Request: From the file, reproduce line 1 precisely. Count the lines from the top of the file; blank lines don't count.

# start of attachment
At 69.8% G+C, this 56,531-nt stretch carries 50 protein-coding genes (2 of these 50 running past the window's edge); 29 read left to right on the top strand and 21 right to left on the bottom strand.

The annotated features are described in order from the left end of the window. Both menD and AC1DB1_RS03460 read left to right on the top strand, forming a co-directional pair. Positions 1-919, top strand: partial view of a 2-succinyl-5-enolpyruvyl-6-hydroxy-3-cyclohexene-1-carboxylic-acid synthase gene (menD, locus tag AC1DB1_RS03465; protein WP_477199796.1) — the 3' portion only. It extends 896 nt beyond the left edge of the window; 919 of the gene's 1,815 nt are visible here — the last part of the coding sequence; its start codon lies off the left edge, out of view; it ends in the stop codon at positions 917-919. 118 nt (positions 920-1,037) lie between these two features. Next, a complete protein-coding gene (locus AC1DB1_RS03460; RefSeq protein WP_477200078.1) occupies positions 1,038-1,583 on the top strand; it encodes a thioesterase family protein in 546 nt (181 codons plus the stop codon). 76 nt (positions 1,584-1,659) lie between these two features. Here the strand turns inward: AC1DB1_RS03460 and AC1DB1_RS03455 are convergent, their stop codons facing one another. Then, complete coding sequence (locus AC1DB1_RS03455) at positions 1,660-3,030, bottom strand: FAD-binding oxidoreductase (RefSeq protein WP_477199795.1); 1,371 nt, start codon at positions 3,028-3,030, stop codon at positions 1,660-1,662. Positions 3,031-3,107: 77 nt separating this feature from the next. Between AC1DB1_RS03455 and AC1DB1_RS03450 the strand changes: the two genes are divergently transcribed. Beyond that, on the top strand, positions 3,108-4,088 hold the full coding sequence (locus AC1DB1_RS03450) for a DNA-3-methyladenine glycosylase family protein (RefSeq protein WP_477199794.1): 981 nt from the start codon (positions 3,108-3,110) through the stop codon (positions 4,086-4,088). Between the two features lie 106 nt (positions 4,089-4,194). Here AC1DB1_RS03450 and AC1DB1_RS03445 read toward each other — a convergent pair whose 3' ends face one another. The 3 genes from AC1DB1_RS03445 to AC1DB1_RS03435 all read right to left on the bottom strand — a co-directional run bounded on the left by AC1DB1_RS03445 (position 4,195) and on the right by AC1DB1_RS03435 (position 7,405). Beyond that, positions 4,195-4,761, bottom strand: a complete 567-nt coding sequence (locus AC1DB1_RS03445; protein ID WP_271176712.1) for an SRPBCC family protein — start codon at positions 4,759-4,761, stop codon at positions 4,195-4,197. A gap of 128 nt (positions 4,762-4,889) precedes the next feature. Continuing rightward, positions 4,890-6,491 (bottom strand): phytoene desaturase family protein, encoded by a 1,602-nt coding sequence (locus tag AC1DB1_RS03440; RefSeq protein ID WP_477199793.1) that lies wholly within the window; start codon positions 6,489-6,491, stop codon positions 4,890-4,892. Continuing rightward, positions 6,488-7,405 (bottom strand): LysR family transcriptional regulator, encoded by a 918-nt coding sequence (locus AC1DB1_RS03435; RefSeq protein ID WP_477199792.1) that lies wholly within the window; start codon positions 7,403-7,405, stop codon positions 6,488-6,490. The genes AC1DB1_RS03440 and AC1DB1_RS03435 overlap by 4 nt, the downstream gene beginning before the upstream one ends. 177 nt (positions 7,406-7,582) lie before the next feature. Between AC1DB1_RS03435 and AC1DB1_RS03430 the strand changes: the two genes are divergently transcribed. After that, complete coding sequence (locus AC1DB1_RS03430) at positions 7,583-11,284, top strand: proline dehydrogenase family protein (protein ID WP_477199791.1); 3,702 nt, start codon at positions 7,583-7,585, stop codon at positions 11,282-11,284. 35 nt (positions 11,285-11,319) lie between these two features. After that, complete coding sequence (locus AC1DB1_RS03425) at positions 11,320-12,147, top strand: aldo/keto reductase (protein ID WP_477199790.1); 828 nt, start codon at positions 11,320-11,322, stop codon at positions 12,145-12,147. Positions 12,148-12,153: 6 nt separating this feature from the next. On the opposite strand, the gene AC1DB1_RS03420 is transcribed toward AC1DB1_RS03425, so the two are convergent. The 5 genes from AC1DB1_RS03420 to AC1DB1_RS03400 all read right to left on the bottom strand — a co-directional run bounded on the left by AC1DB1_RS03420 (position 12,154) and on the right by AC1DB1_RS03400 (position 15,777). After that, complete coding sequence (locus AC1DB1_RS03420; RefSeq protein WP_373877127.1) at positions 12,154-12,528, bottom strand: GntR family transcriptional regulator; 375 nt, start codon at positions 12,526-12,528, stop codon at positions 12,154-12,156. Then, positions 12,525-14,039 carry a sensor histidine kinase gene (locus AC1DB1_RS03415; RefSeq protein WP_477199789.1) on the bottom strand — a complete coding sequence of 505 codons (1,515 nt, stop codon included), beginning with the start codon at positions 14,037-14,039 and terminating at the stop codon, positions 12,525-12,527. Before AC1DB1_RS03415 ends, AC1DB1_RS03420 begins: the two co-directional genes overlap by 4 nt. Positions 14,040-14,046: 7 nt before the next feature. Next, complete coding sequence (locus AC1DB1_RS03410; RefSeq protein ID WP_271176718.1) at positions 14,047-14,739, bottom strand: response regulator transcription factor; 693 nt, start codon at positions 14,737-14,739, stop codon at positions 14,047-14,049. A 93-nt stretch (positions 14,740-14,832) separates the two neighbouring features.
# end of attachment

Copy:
At 69.8% G+C, this 56,531-nt stretch carries 50 protein-coding genes (2 of these 50 running past the window's edge); 29 read left to right on the top strand and 21 right to left on the bottom strand.